While Casio dropped the ball on the bezel, they scored a screamer with the dial. Indeed, this is a classic case of stock image syndrome. That’s my new diagnosis for when the stock images look like flat, boring garbage, despite the product actually looking much more stimulating in person.
To get the elephant in the room out of the way, yes the second-hand alignment is a bit sketchy, not terrible but not good either; which is surprisingly uncommon with Casio. Nevertheless, the dial here is just glorious for a sub-£100 watch.
That deep silver sunburst hits you straight away, even in darker lighting conditions, only ever being thwarted by reflections across the mineral crystal. This texture ensures that there is always a gradient of light to dark across the watch, adding to the allure. I also think the applied markers are better proportioned than those on the Duro, which are a little small for the large dial size. Here we have a couple of more unique ones, including a large index at 12, with a red slice in the centre and a couple that have an arrow tip pointing inwards.
Additionally, this is one of the first instances where I think that skeleton hands elevate the aesthetic, rather than destroying it. You’ll notice that the holes themselves have an arrow shape that matches the indices at 6 and 9, also forming a neat little double arrow in conjunction with the filled tips further along. They’re a little quirky, but not too offensive so all in all, it’s nice to see something fresh.
Logos and text are all printed, with most being executed to a highly legible standard, though to the naked eye, the two lines of writing above six o’clock don’t look quite as clear.
Of course, the boon of this watch is the self-charging solar functionality that is built-in. The 5272 module within does not bear the ‘tough solar’ badge, so it may not perform quite as well as the alternatives with that designation. Nevertheless, 8 months of battery life from a quick 8-minute charge in outdoor sunlight is likely more than enough to accommodate the needs of most people. This effectively means that there’s no need to replace the battery for the foreseeable future, which reduces the risk of scratching the case rear or accidentally impeding the seal and generally makes your life easier. At lower charge levels, the seconds hand starts double stepping, to let you know that the power supply needs topping up with some more sunbeams.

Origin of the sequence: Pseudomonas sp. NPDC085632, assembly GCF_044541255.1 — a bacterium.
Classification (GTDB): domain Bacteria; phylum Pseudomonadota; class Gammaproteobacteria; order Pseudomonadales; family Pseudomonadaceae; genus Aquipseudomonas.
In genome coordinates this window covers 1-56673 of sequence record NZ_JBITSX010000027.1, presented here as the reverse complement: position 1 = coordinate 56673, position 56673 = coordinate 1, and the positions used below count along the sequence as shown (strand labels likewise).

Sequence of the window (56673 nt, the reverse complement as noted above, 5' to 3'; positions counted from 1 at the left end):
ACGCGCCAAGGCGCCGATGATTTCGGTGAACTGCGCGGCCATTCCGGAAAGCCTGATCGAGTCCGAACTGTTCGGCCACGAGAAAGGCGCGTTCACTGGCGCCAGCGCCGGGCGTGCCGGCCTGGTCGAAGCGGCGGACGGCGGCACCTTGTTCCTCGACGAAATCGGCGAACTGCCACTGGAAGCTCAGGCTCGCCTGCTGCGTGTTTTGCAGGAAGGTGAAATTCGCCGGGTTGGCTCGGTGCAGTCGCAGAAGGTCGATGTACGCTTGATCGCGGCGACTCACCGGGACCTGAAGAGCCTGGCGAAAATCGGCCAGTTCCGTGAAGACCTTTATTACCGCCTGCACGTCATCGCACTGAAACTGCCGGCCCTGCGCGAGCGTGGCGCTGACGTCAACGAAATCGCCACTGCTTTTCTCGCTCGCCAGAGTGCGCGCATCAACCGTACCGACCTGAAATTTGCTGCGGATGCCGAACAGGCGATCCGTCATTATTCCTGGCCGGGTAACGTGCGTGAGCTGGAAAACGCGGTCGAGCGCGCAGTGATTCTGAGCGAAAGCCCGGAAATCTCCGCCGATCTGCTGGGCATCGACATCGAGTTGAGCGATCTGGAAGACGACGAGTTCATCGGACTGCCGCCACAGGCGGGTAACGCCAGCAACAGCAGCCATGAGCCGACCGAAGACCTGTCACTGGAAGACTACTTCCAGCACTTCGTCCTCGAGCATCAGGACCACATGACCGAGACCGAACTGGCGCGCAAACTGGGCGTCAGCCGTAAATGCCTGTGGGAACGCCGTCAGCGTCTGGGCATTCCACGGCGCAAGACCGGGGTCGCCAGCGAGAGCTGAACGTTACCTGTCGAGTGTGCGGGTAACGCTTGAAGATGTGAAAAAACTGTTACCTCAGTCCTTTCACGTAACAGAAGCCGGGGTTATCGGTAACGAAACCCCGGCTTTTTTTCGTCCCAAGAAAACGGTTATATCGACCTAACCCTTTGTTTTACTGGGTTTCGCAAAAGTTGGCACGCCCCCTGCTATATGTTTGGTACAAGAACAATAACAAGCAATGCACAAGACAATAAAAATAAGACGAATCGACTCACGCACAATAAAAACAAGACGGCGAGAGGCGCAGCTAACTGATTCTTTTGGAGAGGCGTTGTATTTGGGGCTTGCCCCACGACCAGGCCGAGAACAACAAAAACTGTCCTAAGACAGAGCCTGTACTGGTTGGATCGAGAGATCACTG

As with the Duro, luminescence is serviceable, with a green glow that shines brighter on the hands than the markers. From memory, I don’t think it’s quite as bright as the Duro, though I no longer have that model to hand for a direct comparison.
What I’ve really discovered is that this watch is all about compromises. If you merged this and the Duro, I’m sure you’d have the ultimate cheap diver. Picture it; the proper bezel and high water resistance properties of the Duro, combined with the slim profile, solar functionality and dial of this MTP-S110. Sounds pretty epic to me if they could keep it below £100. As it stands, you get about half of those with this watch, which is fairly decent for the current price of around £80.